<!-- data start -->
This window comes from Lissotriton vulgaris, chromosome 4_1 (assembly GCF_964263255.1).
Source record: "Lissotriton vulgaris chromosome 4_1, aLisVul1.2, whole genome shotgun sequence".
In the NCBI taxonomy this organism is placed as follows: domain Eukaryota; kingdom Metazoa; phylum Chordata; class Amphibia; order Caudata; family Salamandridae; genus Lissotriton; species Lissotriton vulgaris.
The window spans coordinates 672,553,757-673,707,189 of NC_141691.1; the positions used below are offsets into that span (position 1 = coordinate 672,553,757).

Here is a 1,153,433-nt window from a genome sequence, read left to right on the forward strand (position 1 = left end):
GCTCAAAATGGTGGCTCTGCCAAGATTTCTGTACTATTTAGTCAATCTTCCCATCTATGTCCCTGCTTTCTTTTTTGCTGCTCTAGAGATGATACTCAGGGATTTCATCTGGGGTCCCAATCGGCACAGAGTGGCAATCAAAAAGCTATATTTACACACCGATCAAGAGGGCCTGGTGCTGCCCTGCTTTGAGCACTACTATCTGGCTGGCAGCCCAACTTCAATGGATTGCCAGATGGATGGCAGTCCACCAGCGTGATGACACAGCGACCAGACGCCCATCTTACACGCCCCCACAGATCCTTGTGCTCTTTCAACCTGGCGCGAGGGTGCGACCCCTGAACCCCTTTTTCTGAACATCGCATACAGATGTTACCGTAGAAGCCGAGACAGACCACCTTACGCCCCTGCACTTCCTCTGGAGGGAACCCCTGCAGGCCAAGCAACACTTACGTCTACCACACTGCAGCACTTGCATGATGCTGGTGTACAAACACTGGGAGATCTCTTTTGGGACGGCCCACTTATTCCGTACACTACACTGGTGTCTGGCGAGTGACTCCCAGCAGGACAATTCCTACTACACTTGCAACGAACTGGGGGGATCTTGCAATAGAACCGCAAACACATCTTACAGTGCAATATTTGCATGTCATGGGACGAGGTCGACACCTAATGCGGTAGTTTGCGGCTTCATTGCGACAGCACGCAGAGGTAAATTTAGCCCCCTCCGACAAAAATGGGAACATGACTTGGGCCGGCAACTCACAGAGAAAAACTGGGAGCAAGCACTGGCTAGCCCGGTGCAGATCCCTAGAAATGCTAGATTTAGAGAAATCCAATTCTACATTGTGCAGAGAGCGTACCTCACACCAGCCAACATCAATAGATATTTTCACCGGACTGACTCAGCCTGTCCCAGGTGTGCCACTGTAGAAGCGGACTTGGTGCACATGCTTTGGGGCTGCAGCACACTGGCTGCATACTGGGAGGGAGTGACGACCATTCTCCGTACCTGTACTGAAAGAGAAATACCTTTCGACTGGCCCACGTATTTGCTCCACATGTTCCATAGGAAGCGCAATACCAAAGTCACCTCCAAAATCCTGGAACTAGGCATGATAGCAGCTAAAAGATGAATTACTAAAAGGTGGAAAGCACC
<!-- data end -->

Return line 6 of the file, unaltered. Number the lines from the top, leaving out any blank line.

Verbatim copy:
GCTCAAAATGGTGGCTCTGCCAAGATTTCTGTACTATTTAGTCAATCTTCCCATCTATGTCCCTGCTTTCTTTTTTGCTGCTCTAGAGATGATACTCAGGGATTTCATCTGGGGTCCCAATCGGCACAGAGTGGCAATCAAAAAGCTATATTTACACACCGATCAAGAGGGCCTGGTGCTGCCCTGCTTTGAGCACTACTATCTGGCTGGCAGCCCAACTTCAATGGATTGCCAGATGGATGGCAGTCCACCAGCGTGATGACACAGCGACCAGACGCCCATCTTACACGCCCCCACAGATCCTTGTGCTCTTTCAACCTGGCGCGAGGGTGCGACCCCTGAACCCCTTTTTCTGAACATCGCATACAGATGTTACCGTAGAAGCCGAGACAGACCACCTTACGCCCCTGCACTTCCTCTGGAGGGAACCCCTGCAGGCCAAGCAACACTTACGTCTACCACACTGCAGCACTTGCATGATGCTGGTGTACAAACACTGGGAGATCTCTTTTGGGACGGCCCACTTATTCCGTACACTACACTGGTGTCTGGCGAGTGACTCCCAGCAGGACAATTCCTACTACACTTGCAACGAACTGGGGGGATCTTGCAATAGAACCGCAAACACATCTTACAGTGCAATATTTGCATGTCATGGGACGAGGTCGACACCTAATGCGGTAGTTTGCGGCTTCATTGCGACAGCACGCAGAGGTAAATTTAGCCCCCTCCGACAAAAATGGGAACATGACTTGGGCCGGCAACTCACAGAGAAAAACTGGGAGCAAGCACTGGCTAGCCCGGTGCAGATCCCTAGAAATGCTAGATTTAGAGAAATCCAATTCTACATTGTGCAGAGAGCGTACCTCACACCAGCCAACATCAATAGATATTTTCACCGGACTGACTCAGCCTGTCCCAGGTGTGCCACTGTAGAAGCGGACTTGGTGCACATGCTTTGGGGCTGCAGCACACTGGCTGCATACTGGGAGGGAGTGACGACCATTCTCCGTACCTGTACTGAAAGAGAAATACCTTTCGACTGGCCCACGTATTTGCTCCACATGTTCCATAGGAAGCGCAATACCAAAGTCACCTCCAAAATCCTGGAACTAGGCATGATAGCAGCTAAAAGATGAATTACTAAAAGGTGGAAAGCACC